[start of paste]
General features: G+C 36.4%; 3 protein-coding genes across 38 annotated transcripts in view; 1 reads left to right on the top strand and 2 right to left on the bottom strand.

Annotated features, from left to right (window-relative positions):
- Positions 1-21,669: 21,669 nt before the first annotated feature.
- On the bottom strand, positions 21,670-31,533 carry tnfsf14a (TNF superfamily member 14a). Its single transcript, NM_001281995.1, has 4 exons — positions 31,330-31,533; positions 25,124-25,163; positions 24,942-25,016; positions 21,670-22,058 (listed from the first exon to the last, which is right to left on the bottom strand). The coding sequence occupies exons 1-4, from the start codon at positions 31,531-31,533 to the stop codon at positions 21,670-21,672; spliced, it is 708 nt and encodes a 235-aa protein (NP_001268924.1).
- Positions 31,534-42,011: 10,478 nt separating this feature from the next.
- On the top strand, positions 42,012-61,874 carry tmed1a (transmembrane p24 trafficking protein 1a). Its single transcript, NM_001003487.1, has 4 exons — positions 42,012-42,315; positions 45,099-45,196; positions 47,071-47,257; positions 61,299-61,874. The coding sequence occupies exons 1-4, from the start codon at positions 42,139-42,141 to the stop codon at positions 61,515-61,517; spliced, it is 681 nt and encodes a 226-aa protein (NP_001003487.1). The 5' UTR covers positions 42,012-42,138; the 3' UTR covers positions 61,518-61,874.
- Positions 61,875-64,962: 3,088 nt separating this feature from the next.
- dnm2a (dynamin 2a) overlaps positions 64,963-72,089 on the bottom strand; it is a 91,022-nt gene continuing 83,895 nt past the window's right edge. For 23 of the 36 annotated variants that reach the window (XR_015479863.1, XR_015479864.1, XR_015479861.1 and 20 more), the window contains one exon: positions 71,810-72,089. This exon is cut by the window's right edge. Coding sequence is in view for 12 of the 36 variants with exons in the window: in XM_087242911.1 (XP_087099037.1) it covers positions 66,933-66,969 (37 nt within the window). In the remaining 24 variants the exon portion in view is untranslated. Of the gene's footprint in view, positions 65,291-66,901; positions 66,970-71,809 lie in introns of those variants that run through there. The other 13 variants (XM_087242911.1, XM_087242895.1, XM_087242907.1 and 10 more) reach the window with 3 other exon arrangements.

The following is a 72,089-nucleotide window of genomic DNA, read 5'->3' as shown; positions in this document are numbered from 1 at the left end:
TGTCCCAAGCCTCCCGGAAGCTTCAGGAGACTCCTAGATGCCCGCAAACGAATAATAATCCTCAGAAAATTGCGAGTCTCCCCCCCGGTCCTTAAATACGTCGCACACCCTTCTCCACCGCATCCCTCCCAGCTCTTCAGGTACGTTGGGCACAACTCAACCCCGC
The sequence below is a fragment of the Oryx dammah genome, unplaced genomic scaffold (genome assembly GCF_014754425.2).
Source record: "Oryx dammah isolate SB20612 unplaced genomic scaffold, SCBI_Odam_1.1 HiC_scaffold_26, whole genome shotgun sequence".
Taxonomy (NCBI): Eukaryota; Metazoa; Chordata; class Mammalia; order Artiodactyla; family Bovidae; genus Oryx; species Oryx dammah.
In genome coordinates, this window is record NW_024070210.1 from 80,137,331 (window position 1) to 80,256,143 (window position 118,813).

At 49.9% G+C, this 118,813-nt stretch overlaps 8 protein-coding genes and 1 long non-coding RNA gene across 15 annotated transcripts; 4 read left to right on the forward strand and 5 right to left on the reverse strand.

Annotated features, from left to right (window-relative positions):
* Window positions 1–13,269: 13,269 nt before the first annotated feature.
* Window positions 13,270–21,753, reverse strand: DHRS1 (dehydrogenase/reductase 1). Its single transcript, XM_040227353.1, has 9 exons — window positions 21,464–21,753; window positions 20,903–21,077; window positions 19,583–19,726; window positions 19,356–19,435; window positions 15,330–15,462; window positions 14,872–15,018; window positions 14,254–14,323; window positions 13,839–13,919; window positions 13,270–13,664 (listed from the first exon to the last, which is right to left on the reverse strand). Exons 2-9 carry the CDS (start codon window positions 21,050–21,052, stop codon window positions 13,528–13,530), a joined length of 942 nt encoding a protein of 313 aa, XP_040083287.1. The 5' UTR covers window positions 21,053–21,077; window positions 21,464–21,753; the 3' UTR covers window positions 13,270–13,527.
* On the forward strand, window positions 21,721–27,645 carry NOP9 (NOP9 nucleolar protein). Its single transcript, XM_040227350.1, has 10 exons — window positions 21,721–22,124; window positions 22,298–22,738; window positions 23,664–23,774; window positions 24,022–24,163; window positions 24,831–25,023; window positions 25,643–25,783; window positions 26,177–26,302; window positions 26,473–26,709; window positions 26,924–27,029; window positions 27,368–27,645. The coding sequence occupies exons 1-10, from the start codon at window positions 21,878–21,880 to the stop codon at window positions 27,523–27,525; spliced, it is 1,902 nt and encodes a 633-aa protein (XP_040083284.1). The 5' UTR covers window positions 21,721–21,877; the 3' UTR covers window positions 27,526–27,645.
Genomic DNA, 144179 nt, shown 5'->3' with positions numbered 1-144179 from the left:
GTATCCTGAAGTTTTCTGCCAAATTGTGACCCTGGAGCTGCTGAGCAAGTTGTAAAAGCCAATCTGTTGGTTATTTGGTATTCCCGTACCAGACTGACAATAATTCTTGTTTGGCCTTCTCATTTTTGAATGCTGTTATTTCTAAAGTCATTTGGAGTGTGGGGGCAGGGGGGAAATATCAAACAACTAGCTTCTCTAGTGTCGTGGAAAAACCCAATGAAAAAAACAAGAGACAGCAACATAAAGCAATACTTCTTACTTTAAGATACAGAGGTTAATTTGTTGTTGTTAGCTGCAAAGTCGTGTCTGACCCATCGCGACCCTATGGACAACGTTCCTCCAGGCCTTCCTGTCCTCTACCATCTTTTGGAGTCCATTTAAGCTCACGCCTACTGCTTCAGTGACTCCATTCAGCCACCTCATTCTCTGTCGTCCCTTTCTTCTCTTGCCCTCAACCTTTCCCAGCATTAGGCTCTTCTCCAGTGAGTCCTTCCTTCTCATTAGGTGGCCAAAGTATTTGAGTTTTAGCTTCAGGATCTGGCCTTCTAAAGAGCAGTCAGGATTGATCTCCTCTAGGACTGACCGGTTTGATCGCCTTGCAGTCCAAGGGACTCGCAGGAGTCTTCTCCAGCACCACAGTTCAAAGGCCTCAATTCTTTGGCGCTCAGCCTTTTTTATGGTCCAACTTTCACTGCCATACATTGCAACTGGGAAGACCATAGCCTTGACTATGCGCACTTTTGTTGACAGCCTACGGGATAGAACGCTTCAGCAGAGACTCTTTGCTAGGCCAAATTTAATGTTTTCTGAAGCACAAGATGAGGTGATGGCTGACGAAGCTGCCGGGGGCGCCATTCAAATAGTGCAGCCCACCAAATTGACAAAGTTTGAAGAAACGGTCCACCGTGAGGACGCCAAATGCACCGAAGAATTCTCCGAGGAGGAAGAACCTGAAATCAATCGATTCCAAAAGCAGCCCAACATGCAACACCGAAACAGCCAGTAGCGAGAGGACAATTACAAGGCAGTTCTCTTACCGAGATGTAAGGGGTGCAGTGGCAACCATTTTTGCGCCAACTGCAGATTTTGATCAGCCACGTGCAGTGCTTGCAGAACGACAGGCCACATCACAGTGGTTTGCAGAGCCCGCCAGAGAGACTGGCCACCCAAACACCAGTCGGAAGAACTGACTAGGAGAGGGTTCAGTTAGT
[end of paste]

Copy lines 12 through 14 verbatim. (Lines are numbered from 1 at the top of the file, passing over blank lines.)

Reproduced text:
Source record: "Oryx dammah isolate SB20612 unplaced genomic scaffold, SCBI_Odam_1.1 HiC_scaffold_26, whole genome shotgun sequence".
Taxonomy (NCBI): Eukaryota; Metazoa; Chordata; class Mammalia; order Artiodactyla; family Bovidae; genus Oryx; species Oryx dammah.
In genome coordinates, this window is record NW_024070210.1 from 80,137,331 (window position 1) to 80,256,143 (window position 118,813).